The Omicron variant has dragged UK company growth to its slowest since the lockdowns nearly a year ago.
British business activity cooled to an 11-month low in January, led by a slowdown in the services sector, a closely-watched survey of UK purchasing managers from IHS Markit shows.
Customer-facing parts of the economy were, understandably, worst hit by Omicron, as the UK experienced a “two-speed recovery in January”.
The service sector slowed for the third month running, with hospitality, leisure and travel all struggling due to the restrictions which were introduced last month, and which are now being eased.
Companies across the economy reported rising backlogs of work due to staff absences, as record numbers of Covid-19 infections led to more people off ill or isolating.
But there’s good news too — manufacturing output hit a five-month high, thanks to a “sustained turnaround in materials availability” which may show the supply chain crisis is finally easing.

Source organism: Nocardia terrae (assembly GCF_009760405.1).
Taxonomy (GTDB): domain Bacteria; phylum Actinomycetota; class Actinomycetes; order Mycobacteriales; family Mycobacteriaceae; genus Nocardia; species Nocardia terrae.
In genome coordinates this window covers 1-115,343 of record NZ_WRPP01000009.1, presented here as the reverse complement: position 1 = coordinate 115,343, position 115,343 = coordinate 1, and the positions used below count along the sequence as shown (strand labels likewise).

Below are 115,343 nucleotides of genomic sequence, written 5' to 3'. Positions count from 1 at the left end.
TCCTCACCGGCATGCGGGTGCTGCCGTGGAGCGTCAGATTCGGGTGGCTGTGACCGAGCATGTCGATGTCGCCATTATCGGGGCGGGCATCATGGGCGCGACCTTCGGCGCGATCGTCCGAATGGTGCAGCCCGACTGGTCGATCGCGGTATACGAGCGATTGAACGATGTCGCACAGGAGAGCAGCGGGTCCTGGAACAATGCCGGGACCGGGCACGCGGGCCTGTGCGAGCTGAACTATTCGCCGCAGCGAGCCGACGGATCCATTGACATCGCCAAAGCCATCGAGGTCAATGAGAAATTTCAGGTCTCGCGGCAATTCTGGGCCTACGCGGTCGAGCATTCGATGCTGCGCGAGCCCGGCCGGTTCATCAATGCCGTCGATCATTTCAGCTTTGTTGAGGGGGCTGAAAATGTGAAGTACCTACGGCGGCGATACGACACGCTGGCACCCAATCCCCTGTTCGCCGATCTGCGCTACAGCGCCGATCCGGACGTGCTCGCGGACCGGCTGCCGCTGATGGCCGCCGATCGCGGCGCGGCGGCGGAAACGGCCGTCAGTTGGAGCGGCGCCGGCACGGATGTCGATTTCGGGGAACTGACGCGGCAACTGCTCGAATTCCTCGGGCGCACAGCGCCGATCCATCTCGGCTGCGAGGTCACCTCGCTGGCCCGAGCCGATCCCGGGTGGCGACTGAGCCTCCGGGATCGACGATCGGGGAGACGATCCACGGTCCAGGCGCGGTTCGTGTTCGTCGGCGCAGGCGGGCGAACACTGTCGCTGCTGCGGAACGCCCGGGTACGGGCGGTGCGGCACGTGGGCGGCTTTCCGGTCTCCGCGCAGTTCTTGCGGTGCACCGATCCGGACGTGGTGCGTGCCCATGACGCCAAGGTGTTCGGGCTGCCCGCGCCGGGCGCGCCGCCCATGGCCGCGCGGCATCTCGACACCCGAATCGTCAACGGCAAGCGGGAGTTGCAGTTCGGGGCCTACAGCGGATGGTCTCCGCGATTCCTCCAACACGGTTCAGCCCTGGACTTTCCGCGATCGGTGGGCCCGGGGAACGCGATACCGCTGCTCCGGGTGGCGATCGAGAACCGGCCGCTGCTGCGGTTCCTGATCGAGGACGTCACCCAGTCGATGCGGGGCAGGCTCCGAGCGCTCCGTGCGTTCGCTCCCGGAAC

Business confidence in the outlook also picked up, driving sustained solid jobs growth.
The IHS Markit/CIPS Composite PMI, which tracks activity in the economy, dipped in January to 53.4 from 53.6.
That’s the lowest in 11 months, and weaker than expected (economists forecast a rise to 55, which would have shown a pick-up). But it is higher than the eurozone’s composite PMI of 52.4 (see earlier post), suggesting the UK has started 2022 a little stronger.
Chris Williamson, chief business economist at IHS Markit, says there were wide variations across different sectors this month.
Consumer-facing businesses have been hit hard by Omicron and manufactures have reported a further worrying weakening of order book growth, but other business sectors have remained encouragingly robust.
Looking ahead, while the Omicron wave meant the hospitality sector has sunk into a third steep downturn, these restrictions are now easing, meaning this downturn should be brief. Many business and financial services companies have meanwhile been far less affected by Omicron, and saw business growth accelerate at the start of the year
With inflationary pressures remaining elevated at near-record levels, this all adds to the likelihood of the Bank of England hiking interest rates again at its upcoming meeting, he adds: